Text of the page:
General Homebrew Discussion / Scaling Down
« on: November 09, 2015, 11:57:26 AM »
I currently keep 4 five gallon kegs on tap at a time. I brew every 3 weeks which seems to keep me fully stocked. I am seriously considering starting to brew less and keep 2 beers on tap. I have come to this conclusion after realizing the amount of beer that I have basically puts pressure on me to drink at a certain rate to stay on schedule. This is proving not to be a good thing. The primary consumers of my beer are myself and my wife (depending on what's on tap) with occasional guests. If guests/friends were drinking my beer then I could justify it more.

I have considered brewing smaller batches but I find it hard to spend the same amount of time for a smaller amount especially as family time is getting more and more valuable. It's basically choosing volume over variety I suppose.

Now that I feel the need to make this transition, I am conflicted on what beers to brew moving forward. I think I should focus on solid, drinkable styles that are time tested. I experiment a lot by brewing hybrid type beers but that is hit and miss proposition at about 1:1. I guess I need to see what styles my wife and I both enjoy and go in that direction. I am thinking about focusing on 4 solid beers and brewing each about 2 times a year.

I am just curious how others have transitioned to brewing less and if anyone has been in a similar situation. I love pretty much everything about brewing and would brew 4 days a week if I had the time and people to consume and enjoy my product.

Ingredients / Re: Carafa Dehusked/Special and Bru'n Water
« on: November 09, 2015, 11:28:47 AM »
That is a good question. I have been using it in Bru'n Water as a regular roasted malt without a second thought.

All Grain Brewing / Re: toasted oatmeal stout
« on: November 09, 2015, 10:27:37 AM »
Thanks for all the advice. The toasted oatmeal stout turned out to be probably one of the best beers I've brewed which is funny because I'm really not much of a stout lover - I just like to have a little around when the weather starts to cool and my general recipe is tried and true. Unfortunately it was a small batch (2 gallons) and is not going to last long with my wife and I putting it down at the current rate. I'll be making a 5 gallon batch next weekend. A few notes:

(1) I cannot discern the influence of toasting the oats. As others have said, this technique might work better in a less roasty beer.

(2) I cannot state enough how much getting the pH into the higher range (5.6-5.7) makes a stout like this go from good to great in a damn hurry. Really complements the roast well and rounds the whole beer out.

I just brewed a brown ale and added toasted flaked oats for the first time. I am hoping to be able to notice the flavor but I have never brewed the recipe before so I don't have anything to compare it to.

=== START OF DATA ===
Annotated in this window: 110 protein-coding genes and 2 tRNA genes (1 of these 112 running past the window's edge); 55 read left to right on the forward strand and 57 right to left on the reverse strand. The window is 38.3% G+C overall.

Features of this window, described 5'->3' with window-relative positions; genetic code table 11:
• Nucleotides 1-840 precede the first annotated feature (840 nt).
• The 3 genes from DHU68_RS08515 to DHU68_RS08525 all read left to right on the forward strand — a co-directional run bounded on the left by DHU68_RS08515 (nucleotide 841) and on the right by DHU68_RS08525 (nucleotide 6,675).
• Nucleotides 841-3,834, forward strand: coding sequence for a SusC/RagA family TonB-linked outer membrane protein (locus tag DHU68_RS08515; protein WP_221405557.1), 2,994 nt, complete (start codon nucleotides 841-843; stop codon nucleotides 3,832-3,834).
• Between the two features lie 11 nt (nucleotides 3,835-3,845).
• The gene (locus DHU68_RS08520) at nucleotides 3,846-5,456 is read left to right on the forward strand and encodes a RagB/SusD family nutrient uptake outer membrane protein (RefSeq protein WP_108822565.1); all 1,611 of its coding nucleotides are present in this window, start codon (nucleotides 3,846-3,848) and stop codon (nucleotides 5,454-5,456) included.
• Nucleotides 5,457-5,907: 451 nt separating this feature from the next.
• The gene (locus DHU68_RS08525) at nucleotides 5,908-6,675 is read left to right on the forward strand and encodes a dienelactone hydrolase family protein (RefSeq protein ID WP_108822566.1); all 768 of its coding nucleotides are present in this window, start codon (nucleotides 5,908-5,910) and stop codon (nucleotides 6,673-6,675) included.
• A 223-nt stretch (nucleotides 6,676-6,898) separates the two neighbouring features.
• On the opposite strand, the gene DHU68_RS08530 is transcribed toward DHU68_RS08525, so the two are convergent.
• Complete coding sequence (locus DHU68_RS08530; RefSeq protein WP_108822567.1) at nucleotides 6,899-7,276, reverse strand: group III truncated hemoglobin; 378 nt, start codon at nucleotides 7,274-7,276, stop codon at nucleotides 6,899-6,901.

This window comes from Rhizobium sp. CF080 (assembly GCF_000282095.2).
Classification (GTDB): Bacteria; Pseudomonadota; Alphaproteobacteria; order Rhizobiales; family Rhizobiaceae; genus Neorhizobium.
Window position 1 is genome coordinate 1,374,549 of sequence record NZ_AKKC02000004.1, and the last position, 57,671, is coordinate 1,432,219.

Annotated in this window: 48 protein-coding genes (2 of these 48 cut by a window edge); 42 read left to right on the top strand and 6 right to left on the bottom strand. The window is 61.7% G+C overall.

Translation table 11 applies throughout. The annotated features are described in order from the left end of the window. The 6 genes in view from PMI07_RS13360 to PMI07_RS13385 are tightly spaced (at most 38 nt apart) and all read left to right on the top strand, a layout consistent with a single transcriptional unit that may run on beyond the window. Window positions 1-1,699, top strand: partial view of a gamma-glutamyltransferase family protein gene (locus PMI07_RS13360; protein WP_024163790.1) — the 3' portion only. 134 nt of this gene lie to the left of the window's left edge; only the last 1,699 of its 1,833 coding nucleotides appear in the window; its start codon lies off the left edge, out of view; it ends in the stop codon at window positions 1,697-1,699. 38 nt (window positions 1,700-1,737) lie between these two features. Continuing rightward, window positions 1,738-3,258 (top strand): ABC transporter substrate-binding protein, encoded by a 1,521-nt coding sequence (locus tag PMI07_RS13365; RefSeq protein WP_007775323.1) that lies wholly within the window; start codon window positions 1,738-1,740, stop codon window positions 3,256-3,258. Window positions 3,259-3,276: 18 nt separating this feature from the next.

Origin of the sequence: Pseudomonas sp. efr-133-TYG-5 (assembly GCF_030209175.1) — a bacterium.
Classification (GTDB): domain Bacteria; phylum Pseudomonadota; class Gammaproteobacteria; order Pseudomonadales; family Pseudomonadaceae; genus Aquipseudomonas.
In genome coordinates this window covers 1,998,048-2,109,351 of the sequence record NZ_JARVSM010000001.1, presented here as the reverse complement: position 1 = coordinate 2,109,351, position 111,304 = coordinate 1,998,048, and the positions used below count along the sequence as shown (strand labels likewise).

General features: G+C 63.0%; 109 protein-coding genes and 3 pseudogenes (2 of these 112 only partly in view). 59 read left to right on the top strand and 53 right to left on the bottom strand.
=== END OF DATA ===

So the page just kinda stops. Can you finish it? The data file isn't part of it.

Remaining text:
I agree 100% on higher mash pH for darker beers. It has really helped to smooth mine out.

Beer Recipes / Re: brown ale recipe
« on: November 06, 2015, 09:29:22 AM »
Finally getting around to this one today. One of the few times that I haven't tweaked a recipe to death. I don't do darker beers that often and never a brown (if that's what it is) so I am excited. Expecting malty goodness with a smooth mouthfeel and low-medium roast.

86% Schill Light Munich
9.5% flaked oats (toasted in the oven at 350F for about 15 min)
4.5% carafa I special (my LHBS only caries 'special' - I actually would have preferred a husk here)

Mash pH 5.5 - brown balanced water profile

Magnum FWH
Willamette 20 min

repitching portion of a harvested slurry of K97

~23 IBUs
~20 SRM

Commercial Beer Reviews / Re: Stone Ruination 2.0
« on: November 06, 2015, 09:09:07 AM »
I need to give this a try again. I had it at Liberty Station when I was in San Diego and was not too impressed with it or the Pale Ale 2.0 but they had a black wit on tap that I kept going back to. Stone is a very hit and miss kind of brewery for me but I guess a lot of them are.

Ingredients / Re: Mango Coconut Hefeweizen
« on: November 05, 2015, 01:32:59 PM »
I have never brewed with coconut water but drink it now and then so I know it has some coconut flavor but is, well, watery. Because the taste isn't very strong my instinct is to add it post primary so not too much flavor and aroma is lost. The problem with that is that it is high in water and low in sugar so it will water down the beer so you'll need to keep that in mind. So now I wonder if you want to add it to the boil. I just have no idea how volatile the flavor and aroma compounds in coconut water are. Sorry that's not very helpful, I'm just thinking out loud because its an interesting ingredient.

I was thinking the same thing. Have you considered using flaked coconut added to the fermenter with the mango? I think that coconut water might end up all but undetectable.

Commercial Beer Reviews / Re: Sierra Nevada Celebration
« on: November 05, 2015, 11:40:41 AM »
Good to know that it does not change.

One that does change that I really enjoy is Anchor's Christmas Ale

Commercial Beer Reviews / Re: Sierra Nevada Celebration
« on: November 05, 2015, 11:24:17 AM »
I went out of my way to purchase this beer last year and was kind of disappointed after all of the hype I had heard/read. I am a bit confused by the seemingly controversy surround whether the recipe does or does not change.